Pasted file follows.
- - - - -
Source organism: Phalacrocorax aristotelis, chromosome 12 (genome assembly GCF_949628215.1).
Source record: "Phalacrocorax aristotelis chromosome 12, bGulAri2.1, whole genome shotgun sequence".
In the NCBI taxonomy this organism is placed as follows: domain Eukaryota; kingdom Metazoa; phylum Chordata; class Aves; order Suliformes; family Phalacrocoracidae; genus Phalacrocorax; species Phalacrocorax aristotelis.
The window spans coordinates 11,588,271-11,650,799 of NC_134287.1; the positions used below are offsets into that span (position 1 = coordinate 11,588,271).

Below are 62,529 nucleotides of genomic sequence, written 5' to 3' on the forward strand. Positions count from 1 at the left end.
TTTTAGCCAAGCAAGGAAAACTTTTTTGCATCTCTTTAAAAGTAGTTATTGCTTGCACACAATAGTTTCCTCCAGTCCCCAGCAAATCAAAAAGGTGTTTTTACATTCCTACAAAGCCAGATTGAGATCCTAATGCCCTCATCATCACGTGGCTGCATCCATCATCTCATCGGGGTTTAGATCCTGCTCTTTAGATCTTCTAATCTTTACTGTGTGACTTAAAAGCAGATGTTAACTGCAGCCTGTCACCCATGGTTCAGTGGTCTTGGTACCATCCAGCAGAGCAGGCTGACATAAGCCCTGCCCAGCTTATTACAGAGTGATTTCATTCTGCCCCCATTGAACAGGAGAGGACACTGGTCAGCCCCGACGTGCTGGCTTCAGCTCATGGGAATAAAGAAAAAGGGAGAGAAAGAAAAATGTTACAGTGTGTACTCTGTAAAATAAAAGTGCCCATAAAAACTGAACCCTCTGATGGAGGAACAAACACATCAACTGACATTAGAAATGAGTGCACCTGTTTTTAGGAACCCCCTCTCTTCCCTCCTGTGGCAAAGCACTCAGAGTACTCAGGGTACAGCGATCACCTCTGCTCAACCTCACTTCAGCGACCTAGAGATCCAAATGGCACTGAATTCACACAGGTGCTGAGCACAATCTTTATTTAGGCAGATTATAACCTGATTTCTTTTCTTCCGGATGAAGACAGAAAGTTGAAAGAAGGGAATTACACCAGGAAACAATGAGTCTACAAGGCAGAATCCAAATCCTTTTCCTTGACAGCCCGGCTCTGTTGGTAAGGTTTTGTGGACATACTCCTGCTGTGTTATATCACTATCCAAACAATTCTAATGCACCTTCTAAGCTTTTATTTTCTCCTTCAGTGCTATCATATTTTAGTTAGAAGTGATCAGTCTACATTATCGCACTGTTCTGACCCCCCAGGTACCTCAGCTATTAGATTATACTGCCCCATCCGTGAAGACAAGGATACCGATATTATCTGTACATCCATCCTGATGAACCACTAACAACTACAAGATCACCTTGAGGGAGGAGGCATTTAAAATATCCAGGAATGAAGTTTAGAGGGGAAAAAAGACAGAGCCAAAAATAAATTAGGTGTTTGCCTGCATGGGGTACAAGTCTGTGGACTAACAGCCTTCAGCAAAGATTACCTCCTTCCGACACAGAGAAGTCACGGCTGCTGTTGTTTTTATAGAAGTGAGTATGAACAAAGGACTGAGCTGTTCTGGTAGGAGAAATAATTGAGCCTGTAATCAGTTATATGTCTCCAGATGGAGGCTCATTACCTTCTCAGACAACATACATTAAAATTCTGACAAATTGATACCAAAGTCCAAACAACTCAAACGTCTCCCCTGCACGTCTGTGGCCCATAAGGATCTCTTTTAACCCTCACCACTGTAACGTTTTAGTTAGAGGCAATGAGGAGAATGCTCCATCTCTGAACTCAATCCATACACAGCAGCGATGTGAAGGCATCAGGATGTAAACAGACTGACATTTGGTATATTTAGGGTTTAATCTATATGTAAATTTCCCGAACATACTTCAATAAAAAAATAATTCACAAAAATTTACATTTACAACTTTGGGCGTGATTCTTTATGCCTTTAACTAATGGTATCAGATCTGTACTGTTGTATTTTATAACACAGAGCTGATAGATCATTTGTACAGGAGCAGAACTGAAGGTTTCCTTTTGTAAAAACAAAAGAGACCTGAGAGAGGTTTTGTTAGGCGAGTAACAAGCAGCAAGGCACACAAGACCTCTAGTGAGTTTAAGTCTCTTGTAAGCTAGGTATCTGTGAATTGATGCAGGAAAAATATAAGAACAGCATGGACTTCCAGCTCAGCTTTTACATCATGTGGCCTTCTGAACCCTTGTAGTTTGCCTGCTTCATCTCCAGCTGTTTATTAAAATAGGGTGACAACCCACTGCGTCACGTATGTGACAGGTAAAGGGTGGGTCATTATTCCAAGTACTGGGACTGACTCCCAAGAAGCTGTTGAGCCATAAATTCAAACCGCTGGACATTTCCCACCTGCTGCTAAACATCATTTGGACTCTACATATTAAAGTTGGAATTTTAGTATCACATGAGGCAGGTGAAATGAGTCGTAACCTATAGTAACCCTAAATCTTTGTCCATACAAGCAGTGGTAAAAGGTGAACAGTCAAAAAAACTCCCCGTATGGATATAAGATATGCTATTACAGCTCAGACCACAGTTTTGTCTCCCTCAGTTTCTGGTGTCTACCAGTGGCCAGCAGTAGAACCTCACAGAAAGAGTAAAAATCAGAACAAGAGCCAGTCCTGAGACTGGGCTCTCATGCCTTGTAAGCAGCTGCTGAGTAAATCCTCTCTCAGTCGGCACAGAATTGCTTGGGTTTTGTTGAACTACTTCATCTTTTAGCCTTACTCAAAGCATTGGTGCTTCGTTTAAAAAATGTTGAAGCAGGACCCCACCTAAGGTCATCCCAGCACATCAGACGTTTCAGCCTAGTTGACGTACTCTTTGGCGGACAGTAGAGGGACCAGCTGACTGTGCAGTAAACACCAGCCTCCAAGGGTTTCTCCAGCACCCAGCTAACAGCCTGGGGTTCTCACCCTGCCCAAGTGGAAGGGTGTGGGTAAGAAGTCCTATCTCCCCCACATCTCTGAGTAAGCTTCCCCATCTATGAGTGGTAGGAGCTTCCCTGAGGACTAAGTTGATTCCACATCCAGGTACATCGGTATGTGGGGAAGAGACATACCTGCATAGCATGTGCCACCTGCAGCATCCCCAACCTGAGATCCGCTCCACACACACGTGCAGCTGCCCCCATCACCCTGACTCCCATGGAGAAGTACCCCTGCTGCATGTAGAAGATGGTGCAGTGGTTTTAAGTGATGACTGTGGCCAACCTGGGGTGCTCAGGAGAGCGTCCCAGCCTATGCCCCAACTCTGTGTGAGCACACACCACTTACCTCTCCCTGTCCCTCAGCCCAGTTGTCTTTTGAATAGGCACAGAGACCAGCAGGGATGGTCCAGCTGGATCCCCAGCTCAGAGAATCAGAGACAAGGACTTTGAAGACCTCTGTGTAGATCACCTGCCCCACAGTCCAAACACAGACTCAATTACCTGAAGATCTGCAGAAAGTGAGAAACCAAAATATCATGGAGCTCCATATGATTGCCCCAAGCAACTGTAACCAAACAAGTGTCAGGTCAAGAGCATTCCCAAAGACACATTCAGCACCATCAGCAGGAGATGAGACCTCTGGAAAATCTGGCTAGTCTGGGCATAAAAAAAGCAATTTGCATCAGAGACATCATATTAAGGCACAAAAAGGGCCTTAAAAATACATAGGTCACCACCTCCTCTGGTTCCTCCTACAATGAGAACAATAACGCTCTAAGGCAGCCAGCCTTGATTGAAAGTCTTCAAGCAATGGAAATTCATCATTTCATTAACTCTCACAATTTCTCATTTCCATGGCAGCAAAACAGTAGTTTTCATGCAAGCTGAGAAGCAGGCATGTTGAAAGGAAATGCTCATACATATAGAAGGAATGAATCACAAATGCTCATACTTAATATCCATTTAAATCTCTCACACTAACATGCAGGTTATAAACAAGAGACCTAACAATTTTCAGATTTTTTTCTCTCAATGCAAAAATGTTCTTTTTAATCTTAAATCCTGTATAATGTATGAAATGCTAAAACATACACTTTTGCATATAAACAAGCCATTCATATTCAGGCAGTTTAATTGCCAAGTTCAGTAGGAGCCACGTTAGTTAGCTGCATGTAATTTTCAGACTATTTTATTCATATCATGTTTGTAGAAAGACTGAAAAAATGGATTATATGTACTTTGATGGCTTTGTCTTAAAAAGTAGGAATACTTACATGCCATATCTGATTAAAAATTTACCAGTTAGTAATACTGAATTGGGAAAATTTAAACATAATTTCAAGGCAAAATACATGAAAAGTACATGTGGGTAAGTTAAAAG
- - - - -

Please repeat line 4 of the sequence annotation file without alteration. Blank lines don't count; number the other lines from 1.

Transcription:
The window spans coordinates 11,588,271-11,650,799 of NC_134287.1; the positions used below are offsets into that span (position 1 = coordinate 11,588,271).